I live consciously through the choice of living a vegetarian lifestyle, being culturally sensitive and aware of global events, not buying into every sentence spat out by my social media feeds, making my own decisions, trusting science, experiencing new things, consistently bettering myself, learning, living, eating, breathing, sleeping, but not being afraid to indulge at the right time, trying to live in the present, staying sane, loving the people in your life, banishing the ones that aren’t worth the effort and appreciating the world in all of its wondrous glory.
Do you believe music has the power to inspire change? If so, how?
100% yes – music is unique in its ability in allowing us to experience the same emotions regardless of political views, race, sexuality, faith – it proves that we are the same, and brings us together. It allows us to express and understand our feelings freely, to come to terms with the difficulties, the triumphs and the collective challenges we face in our lives.
With all these powerful attributes there is no surprise that music has a long documented history of inspiring change. It happens every day – the punk rockers swarming our dive bars, the hippies dancing shoeless in the sand, the protesters waiting by the gates, the kid learning to play the drums in their parents basements, the tribes singing out to their gods, the old man on his porch and the hundreds of thousands of people swaying in time at the peace concert. It is hands down THE most powerful tool we have to inspire change.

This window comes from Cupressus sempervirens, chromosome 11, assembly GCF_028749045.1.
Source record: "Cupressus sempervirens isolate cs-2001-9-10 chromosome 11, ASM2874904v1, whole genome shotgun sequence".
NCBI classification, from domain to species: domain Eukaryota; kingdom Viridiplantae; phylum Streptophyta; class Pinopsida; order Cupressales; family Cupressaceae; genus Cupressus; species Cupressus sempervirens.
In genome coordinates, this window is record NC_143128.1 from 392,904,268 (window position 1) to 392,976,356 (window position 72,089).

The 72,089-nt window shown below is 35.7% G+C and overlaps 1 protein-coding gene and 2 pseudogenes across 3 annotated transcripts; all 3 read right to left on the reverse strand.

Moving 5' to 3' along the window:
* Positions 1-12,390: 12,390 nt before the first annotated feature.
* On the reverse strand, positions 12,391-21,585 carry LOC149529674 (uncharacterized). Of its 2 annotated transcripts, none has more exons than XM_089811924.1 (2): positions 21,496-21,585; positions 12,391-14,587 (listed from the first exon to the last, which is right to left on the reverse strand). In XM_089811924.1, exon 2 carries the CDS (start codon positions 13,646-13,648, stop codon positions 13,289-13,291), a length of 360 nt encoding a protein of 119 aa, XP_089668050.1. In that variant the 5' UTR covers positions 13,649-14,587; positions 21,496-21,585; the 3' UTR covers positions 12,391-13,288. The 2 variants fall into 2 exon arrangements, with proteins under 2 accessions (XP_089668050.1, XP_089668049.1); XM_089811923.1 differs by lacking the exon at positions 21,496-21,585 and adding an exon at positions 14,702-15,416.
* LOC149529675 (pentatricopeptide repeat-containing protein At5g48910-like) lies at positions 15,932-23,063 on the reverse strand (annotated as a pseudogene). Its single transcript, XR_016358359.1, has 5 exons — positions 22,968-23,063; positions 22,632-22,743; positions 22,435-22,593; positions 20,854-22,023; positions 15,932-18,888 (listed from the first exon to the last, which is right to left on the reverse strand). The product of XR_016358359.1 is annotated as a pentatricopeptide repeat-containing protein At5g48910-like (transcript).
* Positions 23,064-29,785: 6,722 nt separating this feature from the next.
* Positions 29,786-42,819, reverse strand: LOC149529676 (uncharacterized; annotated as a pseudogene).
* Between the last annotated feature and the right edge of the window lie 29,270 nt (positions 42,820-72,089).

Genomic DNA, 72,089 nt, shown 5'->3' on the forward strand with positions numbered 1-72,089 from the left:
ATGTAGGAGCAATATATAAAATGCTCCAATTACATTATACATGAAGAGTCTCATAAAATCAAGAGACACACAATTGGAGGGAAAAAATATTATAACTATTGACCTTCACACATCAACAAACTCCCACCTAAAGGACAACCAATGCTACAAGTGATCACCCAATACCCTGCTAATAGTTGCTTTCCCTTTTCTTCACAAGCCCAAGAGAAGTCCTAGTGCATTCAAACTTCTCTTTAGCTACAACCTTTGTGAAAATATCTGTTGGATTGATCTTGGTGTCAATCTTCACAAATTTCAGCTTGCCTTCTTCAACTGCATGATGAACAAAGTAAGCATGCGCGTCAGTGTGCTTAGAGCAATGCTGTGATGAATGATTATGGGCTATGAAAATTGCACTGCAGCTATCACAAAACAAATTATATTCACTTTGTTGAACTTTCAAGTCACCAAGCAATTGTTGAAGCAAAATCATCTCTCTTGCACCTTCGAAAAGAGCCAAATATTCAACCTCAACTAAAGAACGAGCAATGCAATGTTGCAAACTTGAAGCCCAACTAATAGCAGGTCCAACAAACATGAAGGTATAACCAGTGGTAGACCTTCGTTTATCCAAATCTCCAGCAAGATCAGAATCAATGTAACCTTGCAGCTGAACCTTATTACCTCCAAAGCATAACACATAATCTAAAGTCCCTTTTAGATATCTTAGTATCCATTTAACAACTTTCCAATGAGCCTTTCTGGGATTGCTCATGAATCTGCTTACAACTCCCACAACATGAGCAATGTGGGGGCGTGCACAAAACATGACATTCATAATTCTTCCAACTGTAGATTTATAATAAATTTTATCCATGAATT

How has travelling influenced you?
The unrelenting force of new experiences and encounters you have whilst travelling plays an extremely important role in shaping you, not only as a person, but as an artist. For me, the constant exposure of new people, places, cultures and political situations allows me to absorb a much wider range of influences in music, whether this be rhythmically, melodically or simply in a change in my creative process. There is a plethora of life out there ready to be taken in, re-configured and regurgitated back out in a new form.